Baseline electrophysiological examination was performed within 15 days from onset of symptoms (median 7 days; range: 2–15) in at least three motor and three sensory nerves. The second test was performed 2–18 days after the first examination in 13 patients, and 37–146 days after the first examination in three patients. Eight patients received further evaluations. Patient Nos 2, 8, 15 and 16 who were admitted when this study was already in progress, were prospectively studied for motor and sensory conductions. The total number of electrophysiological examinations was 48. The total number of sensory nerves re-examined in subsequent recordings was 47.

Below are the results of the serial electrophysiological studies. For clarity, the electrophysiological findings are presented by group: AMAN with axonal degeneration, AMAN with reversible conduction failure, AMAN with axonal degeneration and minor sensory abnormalities, and AMSAN. Serial sensory conduction studies are reported in full in table 2.

Table 2

Serial sensory conduction studies in patients with acute motor axonal neuropathy (patient Nos s 1–13) and acute motor and sensory axonal neuropathy (patient Nos 14–16)

AMAN with axonal degeneration

In patient Nos 1–8, baseline electrophysiological examination showed dCMAP amplitudes <80% of LLN in at least two nerves and no signs of demyelination. In subsequent recordings, dCMAP remained stable or further decreased and moderate to abundant fibrillation potentials were found. In patients with long term follow-up, improvement of dCMAP amplitude was seen by weeks 11–32 (median 20 weeks). These patients had normal sensory studies at baseline and were classified as AMAN with axonal degeneration pattern.

In patient Nos 1 and 2, sensory conductions did not substantially change at follow-up. Six patients (patient Nos 3–8) showed significant changes in SNAP amplitude in retested nerves (table 2). In particular, in patient Nos 3 and 4, median nerve SNAP decreased by 50–69% and become abnormal within the 3 weeks after onset (figure 1A). In patient No 5, SNAP amplitude of the right ulnar, median and sural nerves significantly increased within 4 weeks from onset up to 518% of the baseline value (figure 1B). In patients Nos 6 and 7, the amplitude of sural SNAP increased by 207% at day 52 after onset and by 138% at day 102. In patient No 8, left ulnar SNAP amplitude decreased by 64%, 9 days after onset, to recover in 80 days and be increased by 57% compared with baseline on day 191. SNAP amplitude of the left median nerve gradually increased by 59% compared with baseline, and SNAP amplitude of the right median and ulnar nerves was significantly increased by 63–105% on day 191 (figure 1C).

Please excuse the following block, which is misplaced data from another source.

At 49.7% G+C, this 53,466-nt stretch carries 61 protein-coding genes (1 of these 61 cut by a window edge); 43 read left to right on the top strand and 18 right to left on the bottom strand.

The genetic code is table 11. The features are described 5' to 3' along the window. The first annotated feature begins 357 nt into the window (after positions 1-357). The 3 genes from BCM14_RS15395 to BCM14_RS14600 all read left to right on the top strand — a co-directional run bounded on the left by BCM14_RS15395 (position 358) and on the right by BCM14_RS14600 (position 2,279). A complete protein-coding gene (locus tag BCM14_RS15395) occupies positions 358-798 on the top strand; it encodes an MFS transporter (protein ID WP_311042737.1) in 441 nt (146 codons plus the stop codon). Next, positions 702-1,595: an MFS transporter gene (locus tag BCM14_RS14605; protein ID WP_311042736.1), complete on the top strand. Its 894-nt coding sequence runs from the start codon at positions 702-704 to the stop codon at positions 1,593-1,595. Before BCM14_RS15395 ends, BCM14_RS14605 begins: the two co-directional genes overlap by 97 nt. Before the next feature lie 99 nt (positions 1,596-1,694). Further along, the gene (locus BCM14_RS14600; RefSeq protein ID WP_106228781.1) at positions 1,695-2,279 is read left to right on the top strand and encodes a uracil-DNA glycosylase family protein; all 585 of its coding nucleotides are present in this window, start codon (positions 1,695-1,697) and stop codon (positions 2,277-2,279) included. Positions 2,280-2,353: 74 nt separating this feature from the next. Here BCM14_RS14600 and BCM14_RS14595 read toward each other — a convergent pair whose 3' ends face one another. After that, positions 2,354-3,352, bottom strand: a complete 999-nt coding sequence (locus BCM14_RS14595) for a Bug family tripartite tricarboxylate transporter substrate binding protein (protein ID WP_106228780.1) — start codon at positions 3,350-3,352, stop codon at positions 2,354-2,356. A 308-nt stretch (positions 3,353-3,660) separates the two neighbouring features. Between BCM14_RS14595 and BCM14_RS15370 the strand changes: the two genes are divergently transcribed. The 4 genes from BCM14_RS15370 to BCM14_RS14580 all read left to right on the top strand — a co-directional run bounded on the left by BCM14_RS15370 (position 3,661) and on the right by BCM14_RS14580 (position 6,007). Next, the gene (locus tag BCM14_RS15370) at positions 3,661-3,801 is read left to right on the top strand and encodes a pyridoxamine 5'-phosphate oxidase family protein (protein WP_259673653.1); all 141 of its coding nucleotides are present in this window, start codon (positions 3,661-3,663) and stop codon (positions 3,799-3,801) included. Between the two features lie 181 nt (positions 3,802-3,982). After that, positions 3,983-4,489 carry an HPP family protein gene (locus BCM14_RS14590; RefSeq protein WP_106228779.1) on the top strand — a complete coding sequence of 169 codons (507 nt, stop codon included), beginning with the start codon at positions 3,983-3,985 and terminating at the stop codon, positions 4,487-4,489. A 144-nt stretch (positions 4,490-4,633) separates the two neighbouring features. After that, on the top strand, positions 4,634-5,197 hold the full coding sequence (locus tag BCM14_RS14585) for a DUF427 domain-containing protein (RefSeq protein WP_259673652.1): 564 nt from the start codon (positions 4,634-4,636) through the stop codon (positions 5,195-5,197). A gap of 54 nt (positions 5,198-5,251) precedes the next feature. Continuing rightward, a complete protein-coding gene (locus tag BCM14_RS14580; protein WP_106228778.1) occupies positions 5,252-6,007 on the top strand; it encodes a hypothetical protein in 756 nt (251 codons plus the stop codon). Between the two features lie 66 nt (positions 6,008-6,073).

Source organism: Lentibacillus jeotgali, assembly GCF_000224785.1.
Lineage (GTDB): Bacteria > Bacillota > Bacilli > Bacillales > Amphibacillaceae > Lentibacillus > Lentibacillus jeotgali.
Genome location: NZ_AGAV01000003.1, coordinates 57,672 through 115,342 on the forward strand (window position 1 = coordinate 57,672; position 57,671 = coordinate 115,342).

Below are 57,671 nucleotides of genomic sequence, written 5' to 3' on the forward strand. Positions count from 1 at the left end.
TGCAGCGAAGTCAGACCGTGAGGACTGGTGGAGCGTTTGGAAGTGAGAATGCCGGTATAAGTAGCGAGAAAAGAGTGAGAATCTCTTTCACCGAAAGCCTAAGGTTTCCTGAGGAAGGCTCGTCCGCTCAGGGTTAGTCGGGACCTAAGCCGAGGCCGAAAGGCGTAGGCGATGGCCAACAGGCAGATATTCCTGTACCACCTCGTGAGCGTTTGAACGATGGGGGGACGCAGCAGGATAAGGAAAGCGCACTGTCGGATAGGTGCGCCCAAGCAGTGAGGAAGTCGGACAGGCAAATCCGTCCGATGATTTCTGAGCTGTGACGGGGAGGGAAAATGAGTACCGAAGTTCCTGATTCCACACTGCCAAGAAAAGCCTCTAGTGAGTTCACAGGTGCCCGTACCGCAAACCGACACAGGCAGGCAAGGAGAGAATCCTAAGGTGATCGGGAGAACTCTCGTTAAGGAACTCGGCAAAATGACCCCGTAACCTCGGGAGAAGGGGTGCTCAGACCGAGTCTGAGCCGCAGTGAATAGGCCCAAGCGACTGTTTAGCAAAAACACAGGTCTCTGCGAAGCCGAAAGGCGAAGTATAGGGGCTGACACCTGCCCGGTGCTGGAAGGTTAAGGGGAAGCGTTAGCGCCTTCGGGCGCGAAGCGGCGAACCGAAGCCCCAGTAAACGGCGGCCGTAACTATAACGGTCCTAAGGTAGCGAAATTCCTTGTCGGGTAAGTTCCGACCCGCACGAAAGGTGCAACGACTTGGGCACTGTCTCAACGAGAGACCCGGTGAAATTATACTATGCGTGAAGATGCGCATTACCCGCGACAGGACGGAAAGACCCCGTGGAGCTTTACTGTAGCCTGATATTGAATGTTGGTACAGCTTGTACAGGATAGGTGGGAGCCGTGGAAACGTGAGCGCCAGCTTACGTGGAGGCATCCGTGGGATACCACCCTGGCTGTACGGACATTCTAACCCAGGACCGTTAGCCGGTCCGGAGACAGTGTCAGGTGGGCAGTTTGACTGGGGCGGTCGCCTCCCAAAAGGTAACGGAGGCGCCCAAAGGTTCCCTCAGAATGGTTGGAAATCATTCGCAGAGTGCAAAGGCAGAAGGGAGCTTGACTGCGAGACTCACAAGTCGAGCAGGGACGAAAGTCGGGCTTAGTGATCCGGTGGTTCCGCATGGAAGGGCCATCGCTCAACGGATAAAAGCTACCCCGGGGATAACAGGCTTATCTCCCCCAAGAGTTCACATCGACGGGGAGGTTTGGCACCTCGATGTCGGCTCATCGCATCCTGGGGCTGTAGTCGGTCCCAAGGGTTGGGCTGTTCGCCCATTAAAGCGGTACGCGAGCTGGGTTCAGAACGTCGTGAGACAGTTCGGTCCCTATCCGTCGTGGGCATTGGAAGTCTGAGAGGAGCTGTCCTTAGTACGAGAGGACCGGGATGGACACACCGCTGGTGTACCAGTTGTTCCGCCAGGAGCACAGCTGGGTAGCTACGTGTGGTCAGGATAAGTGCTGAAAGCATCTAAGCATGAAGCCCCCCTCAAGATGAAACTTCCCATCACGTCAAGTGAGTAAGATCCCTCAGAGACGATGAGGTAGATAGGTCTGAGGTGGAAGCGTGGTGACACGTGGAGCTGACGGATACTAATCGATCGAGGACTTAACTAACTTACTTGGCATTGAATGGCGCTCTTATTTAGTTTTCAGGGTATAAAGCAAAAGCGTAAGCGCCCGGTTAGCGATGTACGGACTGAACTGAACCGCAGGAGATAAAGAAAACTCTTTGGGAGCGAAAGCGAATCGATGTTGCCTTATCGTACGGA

Figure 1

Electrophysiological findings in three patients with acute motor axonal neuropathy and axonal degeneration pattern and normal sensory studies at baseline: (A) patient No 4; (B) patient No 5; and (C) patient No 8. Amplitudes of sensory nerve action potentials (SNAP) and of distal compound muscle action potentials (CMAP) are shown for days after onset. The numbers beside each symbol indicated decreased (−) or increased (+) percentages of SNAP amplitude compared with the baseline evaluation.

AMAN with reversible conduction failure

Patient Nos 9, 10 and 11 showed, at the baseline electrophysiological examination, low amplitude dCMAPs in at least two nerves, mildly prolonged DML in six nerves (median 122% of ULN; range 109–132) and partial motor CB in nine nerves. MCV was normal except for the site of CB in five nerves. Within 6 weeks, amplitude and latency of dCMAPs normalised, and CB and conduction slowing at the site of CB resolved without development of excessive temporal dispersion of CMAPs. At follow-up, little or no signs of denervation were seen at EMG. These three patients, classified as AMAN with reversible conduction failure pattern, had normal sensory studies at the first examination performed within the first week.16 23

In the left median nerve of patient No 9, SNAP amplitude increased by 220% in 8 weeks along with normalisation of dCMAP amplitude, whereas proximal SNAP amplitude increased by 139% along with improvement of proximal CMAP amplitude and disappearance of motor CB (figure 2). At day 23, because of the greater increase in SNAP amplitude from wrist stimulation compared with SNAP from elbow stimulation, the SNAP ratio decreased from 0.75 to 0.42. The SNAP ratio increased to 0.56 at day 59. In the remaining two patients, no significant changes were observed in SNAPs, and SNAP ratios remained within the normal range throughout the follow-up.

Figure 2

Patient No 9, left median nerve. Upper tracings: serial recordings of compound muscle action potential from the abductor pollicis brevis muscle after stimulation at the wrist and elbow. Lower tracings: serial recordings of sensory nerve action potential from digit III after wrist and elbow stimulation.

AMAN with axonal degeneration and minor sensory abnormalities

Patient Nos 12 and 13 had an axonal degeneration pattern in motor fibres, no sensory signs and minor baseline abnormalities of sensory conductions not fulfilling the criteria for AMSAN.

In patient No 12, baseline electrophysiological examination showed normal sensory conduction in the right ulnar nerve, abnormal right median SNAP amplitude (70% of LLN) and abnormal SNAP amplitude and SCV in the right sural nerve (88% and 90% of LLN, respectively). Nine days later, SNAP amplitude increased by 51% becoming normal in the sural nerve and was significantly increased (by 239%) in the ulnar nerve.